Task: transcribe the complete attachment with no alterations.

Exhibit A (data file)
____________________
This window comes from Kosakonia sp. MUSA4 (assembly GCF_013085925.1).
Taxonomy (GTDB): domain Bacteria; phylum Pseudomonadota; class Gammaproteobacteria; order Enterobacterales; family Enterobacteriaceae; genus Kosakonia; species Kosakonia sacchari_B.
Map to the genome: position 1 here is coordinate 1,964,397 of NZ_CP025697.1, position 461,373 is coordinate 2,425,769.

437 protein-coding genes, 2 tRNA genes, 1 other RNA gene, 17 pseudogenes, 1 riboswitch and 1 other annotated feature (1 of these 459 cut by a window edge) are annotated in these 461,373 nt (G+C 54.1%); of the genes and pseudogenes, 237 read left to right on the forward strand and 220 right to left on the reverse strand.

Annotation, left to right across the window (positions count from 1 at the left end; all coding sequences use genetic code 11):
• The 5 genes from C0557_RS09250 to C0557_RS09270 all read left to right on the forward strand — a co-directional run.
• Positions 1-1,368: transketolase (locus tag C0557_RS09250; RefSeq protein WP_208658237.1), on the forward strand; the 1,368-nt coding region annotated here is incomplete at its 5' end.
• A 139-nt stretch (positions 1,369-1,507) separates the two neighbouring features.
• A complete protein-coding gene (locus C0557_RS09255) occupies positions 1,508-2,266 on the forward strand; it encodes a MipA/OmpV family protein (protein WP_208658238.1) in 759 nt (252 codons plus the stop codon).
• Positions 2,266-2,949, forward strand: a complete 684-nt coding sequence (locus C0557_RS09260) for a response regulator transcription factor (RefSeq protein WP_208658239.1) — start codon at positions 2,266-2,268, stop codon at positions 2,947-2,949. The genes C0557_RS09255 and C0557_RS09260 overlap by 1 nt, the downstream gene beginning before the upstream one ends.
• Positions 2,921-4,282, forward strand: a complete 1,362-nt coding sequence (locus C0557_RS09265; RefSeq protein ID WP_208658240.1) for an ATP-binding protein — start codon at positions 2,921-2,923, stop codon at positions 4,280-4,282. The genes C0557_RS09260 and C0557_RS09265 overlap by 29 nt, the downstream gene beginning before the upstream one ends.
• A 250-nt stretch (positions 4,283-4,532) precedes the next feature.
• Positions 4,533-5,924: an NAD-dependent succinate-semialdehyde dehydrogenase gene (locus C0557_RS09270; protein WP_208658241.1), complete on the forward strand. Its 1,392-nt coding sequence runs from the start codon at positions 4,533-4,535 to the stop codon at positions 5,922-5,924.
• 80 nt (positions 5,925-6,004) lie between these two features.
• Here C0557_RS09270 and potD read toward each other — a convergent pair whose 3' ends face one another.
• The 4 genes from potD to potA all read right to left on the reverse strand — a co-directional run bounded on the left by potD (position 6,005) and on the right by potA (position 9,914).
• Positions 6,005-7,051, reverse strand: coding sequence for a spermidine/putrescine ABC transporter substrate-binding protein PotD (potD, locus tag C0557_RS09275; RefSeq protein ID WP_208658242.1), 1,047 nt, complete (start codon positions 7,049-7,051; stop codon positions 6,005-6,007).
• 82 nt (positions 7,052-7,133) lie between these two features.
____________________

This window comes from Kosakonia sp. MUSA4 (assembly GCF_013085925.1).
Taxonomy (GTDB): domain Bacteria; phylum Pseudomonadota; class Gammaproteobacteria; order Enterobacterales; family Enterobacteriaceae; genus Kosakonia; species Kosakonia sacchari_B.
Map to the genome: position 1 here is coordinate 1,964,397 of NZ_CP025697.1, position 461,373 is coordinate 2,425,769.

437 protein-coding genes, 2 tRNA genes, 1 other RNA gene, 17 pseudogenes, 1 riboswitch and 1 other annotated feature (1 of these 459 cut by a window edge) are annotated in these 461,373 nt (G+C 54.1%); of the genes and pseudogenes, 237 read left to right on the forward strand and 220 right to left on the reverse strand.

Annotation, left to right across the window (positions count from 1 at the left end; all coding sequences use genetic code 11):
• The 5 genes from C0557_RS09250 to C0557_RS09270 all read left to right on the forward strand — a co-directional run.
• Positions 1-1,368: transketolase (locus tag C0557_RS09250; RefSeq protein WP_208658237.1), on the forward strand; the 1,368-nt coding region annotated here is incomplete at its 5' end.
• A 139-nt stretch (positions 1,369-1,507) separates the two neighbouring features.
• A complete protein-coding gene (locus C0557_RS09255) occupies positions 1,508-2,266 on the forward strand; it encodes a MipA/OmpV family protein (protein WP_208658238.1) in 759 nt (252 codons plus the stop codon).
• Positions 2,266-2,949, forward strand: a complete 684-nt coding sequence (locus C0557_RS09260) for a response regulator transcription factor (RefSeq protein WP_208658239.1) — start codon at positions 2,266-2,268, stop codon at positions 2,947-2,949. The genes C0557_RS09255 and C0557_RS09260 overlap by 1 nt, the downstream gene beginning before the upstream one ends.
• Positions 2,921-4,282, forward strand: a complete 1,362-nt coding sequence (locus C0557_RS09265; RefSeq protein ID WP_208658240.1) for an ATP-binding protein — start codon at positions 2,921-2,923, stop codon at positions 4,280-4,282. The genes C0557_RS09260 and C0557_RS09265 overlap by 29 nt, the downstream gene beginning before the upstream one ends.
• A 250-nt stretch (positions 4,283-4,532) precedes the next feature.
• Positions 4,533-5,924: an NAD-dependent succinate-semialdehyde dehydrogenase gene (locus C0557_RS09270; protein WP_208658241.1), complete on the forward strand. Its 1,392-nt coding sequence runs from the start codon at positions 4,533-4,535 to the stop codon at positions 5,922-5,924.
• 80 nt (positions 5,925-6,004) lie between these two features.
• Here C0557_RS09270 and potD read toward each other — a convergent pair whose 3' ends face one another.
• The 4 genes from potD to potA all read right to left on the reverse strand — a co-directional run bounded on the left by potD (position 6,005) and on the right by potA (position 9,914).
• Positions 6,005-7,051, reverse strand: coding sequence for a spermidine/putrescine ABC transporter substrate-binding protein PotD (potD, locus tag C0557_RS09275; RefSeq protein ID WP_208658242.1), 1,047 nt, complete (start codon positions 7,049-7,051; stop codon positions 6,005-6,007).
• 82 nt (positions 7,052-7,133) lie between these two features.